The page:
A new Conservation Cropping Protocol is now available for use by farmers to get paid for making environmental improvements. By increasing soil carbon levels through no till management and reducing greenhouse gas emissions from fuel use, farmers can earn carbon offset credits.
The newest opportunity is for farmers in the Brown and Dark Brown soil zones who can replace areas of summerfallow with no tilled crops. “A growing crop seeded with low disturbance no till equipment increases biological carbon capture and storage compared with uncropped fallow fields,” notes Sheilah Nolan, climate change specialist with Alberta Agriculture and Rural Development. “The soil carbon increase from cropping summerfallowed land is more than double the soil carbon increase from no till management, so carbon credits more than double.”
Carbon credits are based on the amount of decrease in area of summerfallowed land at the end of five years, compared with a three-year average baseline for the same farmed area. Previous history of summerfallow activity and the use of no till crop management must be confirmed with records.
Companies who buy the offset credits are regulated under Alberta’s Specified Gas Emitters Regulation (2002). Companies can use carbon credits as a way to meet their requirement to reduce greenhouse gas emission intensities by 12 per cent each year. Carbon credits can be created from farm practice improvements that have a proven scientific basis for lower greenhouse gas emissions, are above and beyond business as usual, and can be verified by independent third parties.
The new Conservation Cropping Protocol includes updates to the old Tillage System Management Protocol. The new protocol adjusts for higher rates of conservation tillage, which means that there’s less land to shift from full till. Reduced till no longer qualifies for offset credit, but no till credits are available for all soil zones in Alberta until at least 2017 when a review is scheduled.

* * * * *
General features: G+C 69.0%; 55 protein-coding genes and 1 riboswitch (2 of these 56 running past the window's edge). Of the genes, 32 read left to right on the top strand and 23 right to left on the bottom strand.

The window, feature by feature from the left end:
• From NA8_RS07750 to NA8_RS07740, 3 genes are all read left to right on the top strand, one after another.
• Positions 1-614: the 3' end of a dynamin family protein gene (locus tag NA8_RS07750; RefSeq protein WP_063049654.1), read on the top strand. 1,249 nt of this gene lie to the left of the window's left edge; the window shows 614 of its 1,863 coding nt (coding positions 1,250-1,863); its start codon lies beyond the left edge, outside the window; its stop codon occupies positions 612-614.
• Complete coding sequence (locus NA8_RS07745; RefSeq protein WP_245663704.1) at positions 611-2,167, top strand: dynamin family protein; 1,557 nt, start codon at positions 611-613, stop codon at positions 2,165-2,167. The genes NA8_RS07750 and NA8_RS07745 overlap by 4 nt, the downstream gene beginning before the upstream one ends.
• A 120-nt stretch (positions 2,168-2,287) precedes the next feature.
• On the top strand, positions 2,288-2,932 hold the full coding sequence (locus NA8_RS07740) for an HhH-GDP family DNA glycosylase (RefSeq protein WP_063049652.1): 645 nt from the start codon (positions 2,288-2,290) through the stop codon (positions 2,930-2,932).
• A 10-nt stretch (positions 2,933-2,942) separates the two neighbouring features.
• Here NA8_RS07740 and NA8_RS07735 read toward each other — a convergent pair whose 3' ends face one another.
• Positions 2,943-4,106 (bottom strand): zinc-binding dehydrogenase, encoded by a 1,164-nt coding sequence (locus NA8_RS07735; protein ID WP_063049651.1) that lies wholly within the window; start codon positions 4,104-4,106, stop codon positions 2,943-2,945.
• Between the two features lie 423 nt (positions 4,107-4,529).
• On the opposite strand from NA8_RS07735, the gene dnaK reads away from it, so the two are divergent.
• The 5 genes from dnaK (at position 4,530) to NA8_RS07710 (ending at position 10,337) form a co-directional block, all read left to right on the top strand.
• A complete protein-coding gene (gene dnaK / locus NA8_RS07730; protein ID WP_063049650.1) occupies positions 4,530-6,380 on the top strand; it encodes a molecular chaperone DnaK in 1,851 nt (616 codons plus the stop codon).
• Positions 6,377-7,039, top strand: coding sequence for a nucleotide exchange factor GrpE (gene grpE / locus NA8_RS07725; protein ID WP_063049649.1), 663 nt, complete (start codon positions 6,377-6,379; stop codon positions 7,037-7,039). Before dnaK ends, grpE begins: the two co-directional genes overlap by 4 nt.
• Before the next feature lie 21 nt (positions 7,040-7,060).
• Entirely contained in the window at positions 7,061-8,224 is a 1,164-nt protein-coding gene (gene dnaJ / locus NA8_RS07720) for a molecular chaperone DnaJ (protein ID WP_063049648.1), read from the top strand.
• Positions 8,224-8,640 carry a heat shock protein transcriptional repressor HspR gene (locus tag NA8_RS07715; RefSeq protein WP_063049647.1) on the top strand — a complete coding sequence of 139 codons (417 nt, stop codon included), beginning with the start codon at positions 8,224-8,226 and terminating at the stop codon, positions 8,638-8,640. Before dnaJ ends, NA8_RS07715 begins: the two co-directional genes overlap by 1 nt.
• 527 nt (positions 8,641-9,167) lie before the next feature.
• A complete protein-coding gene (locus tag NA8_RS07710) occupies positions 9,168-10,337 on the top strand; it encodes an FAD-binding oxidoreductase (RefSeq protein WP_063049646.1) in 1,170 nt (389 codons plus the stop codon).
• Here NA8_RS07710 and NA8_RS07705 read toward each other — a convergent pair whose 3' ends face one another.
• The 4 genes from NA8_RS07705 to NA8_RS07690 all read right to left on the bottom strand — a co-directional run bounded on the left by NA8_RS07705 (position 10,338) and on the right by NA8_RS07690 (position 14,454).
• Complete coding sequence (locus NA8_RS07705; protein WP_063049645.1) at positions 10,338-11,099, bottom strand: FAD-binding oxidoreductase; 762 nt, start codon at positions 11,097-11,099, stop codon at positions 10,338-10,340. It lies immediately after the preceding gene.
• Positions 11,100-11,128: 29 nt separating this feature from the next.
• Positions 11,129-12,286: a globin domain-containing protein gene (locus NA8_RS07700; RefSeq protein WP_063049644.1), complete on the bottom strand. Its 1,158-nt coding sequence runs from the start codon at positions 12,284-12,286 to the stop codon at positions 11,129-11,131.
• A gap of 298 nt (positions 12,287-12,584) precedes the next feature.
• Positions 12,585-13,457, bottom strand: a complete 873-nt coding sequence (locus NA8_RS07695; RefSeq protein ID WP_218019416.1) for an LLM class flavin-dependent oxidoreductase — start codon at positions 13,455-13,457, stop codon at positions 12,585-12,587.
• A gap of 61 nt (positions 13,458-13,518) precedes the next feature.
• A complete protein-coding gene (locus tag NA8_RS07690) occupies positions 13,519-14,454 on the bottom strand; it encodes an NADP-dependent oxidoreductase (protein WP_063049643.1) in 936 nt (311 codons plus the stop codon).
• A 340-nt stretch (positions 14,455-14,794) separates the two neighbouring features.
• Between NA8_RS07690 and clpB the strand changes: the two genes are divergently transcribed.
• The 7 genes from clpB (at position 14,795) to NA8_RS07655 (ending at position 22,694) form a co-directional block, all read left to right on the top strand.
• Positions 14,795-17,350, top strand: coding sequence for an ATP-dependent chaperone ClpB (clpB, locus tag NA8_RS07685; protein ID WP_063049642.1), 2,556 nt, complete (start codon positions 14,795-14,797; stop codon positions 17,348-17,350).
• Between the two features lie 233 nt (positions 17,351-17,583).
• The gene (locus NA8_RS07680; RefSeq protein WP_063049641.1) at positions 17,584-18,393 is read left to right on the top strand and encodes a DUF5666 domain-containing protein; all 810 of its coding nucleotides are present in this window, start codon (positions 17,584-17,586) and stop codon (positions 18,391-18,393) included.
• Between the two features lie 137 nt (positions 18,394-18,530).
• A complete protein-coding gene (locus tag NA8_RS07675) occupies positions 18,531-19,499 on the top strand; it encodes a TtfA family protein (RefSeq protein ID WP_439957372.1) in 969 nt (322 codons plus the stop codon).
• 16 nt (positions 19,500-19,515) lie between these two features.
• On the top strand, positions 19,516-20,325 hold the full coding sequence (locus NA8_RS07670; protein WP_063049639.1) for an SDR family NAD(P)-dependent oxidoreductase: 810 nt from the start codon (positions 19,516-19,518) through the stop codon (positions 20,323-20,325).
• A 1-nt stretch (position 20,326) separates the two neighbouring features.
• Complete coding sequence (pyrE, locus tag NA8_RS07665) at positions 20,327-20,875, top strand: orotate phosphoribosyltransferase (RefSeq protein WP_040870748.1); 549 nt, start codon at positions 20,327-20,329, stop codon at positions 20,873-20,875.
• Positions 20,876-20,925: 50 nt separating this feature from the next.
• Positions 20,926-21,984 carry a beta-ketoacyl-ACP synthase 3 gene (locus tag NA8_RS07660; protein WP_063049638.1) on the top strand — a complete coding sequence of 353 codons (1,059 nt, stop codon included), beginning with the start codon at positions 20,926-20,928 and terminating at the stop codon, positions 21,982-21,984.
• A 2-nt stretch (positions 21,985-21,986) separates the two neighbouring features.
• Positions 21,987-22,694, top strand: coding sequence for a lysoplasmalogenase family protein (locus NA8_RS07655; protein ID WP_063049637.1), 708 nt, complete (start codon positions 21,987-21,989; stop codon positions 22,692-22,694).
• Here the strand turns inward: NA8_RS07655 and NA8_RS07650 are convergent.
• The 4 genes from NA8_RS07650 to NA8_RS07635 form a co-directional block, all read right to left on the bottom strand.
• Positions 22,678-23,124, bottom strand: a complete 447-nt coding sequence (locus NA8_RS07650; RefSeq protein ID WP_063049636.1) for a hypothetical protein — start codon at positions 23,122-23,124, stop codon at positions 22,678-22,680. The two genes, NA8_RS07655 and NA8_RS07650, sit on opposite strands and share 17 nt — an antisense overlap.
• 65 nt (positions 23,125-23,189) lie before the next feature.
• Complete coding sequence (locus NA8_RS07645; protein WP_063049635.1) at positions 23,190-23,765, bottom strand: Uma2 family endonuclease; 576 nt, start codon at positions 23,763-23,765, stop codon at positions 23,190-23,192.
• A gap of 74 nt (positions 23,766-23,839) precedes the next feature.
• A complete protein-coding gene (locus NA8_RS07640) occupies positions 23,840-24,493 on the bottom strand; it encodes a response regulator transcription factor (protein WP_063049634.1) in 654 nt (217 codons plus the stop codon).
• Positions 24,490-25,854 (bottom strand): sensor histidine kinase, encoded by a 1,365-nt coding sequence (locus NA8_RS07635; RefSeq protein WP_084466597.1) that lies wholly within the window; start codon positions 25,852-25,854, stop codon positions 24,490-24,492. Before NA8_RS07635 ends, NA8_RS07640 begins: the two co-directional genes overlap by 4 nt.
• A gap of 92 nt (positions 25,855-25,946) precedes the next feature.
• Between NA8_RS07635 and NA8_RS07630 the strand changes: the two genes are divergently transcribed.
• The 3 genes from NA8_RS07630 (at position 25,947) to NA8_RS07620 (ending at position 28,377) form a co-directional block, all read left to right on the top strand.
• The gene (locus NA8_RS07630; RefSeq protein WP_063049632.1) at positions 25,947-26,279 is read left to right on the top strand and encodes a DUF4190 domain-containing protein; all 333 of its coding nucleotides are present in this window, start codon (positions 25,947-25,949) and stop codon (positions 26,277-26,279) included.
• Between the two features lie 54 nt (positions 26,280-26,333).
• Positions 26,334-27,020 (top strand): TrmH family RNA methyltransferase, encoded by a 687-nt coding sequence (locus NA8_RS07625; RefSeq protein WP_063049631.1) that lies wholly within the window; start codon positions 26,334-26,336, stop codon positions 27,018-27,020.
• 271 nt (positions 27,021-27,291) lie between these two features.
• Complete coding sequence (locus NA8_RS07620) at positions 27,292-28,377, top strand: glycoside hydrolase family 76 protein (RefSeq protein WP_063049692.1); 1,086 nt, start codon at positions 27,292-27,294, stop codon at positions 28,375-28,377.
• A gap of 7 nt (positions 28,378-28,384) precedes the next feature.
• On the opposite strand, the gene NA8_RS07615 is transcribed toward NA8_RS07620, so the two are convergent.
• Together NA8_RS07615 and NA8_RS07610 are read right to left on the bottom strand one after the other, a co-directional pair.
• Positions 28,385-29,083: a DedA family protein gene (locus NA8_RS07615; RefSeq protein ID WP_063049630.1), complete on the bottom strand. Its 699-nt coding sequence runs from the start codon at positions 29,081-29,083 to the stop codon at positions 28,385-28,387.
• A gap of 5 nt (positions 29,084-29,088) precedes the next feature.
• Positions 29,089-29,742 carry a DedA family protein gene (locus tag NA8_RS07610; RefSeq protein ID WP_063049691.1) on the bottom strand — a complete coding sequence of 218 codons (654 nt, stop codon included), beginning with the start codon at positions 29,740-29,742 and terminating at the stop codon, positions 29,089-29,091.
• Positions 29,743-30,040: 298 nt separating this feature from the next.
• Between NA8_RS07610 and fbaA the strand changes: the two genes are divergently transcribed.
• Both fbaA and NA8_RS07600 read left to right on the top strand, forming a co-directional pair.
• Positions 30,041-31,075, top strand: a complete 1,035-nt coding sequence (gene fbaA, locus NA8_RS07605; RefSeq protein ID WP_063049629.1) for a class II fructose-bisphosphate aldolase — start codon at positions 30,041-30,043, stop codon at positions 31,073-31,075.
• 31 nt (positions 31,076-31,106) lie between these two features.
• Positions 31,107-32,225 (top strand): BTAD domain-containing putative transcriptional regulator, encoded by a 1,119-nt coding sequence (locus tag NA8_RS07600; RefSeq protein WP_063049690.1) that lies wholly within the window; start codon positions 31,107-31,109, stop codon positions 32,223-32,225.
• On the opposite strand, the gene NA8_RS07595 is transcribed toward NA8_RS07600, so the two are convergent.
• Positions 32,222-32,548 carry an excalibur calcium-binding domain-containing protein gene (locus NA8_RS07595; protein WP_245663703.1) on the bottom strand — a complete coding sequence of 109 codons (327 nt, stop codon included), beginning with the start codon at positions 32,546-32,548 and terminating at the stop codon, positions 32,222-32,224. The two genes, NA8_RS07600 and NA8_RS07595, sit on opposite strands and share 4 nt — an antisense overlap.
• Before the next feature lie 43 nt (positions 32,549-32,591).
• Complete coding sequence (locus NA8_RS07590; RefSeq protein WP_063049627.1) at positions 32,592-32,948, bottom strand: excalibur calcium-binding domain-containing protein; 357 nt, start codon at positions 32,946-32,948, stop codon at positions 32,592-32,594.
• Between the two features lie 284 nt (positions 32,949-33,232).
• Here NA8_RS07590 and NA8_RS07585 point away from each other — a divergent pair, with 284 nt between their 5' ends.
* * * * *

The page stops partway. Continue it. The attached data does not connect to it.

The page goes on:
The new protocol also lists the positive proof requirements needed to meet new verification standards for all protocols in the Alberta Offset System, effective January 1, 2012. Positive proof means that only go-forward credits are allowed, so no historic offsets can be claimed.
“Some of the records needed to meet the new standards are the same as those needed for the Tillage protocol,” says Paul Jungnitsch, greenhouse gas offset agrologist with Alberta Agriculture and Rural Development. “Other records such as crop plans, photos of equipment, or calculations of cropped areas and soil disturbance can be collected by farmers themselves or with the help of professional agrologists.”
A detailed checklist of evidence needed to claim offset credits using the new protocol is available online. Along with new incentives for environmental improvements, this protocol gives opportunities for farmers to become familiar with the verifiable records needed for other types of emerging environmental markets. Management to reduce greenhouse gases also brings benefits of improved production efficiencies and increased adaptation to climate change.
Funds for these initiatives were provided by Agriculture and Agri-Food Canada through the Agricultural Flexibility fund, as part of Canada’s Economic Action Plan. This is a cost-shared project between Agriculture and Rural Development and Agriculture and Agri-Food Canada.
More details are available by calling the Ag-Info Centre at 310-FARM (3276) or by emailing.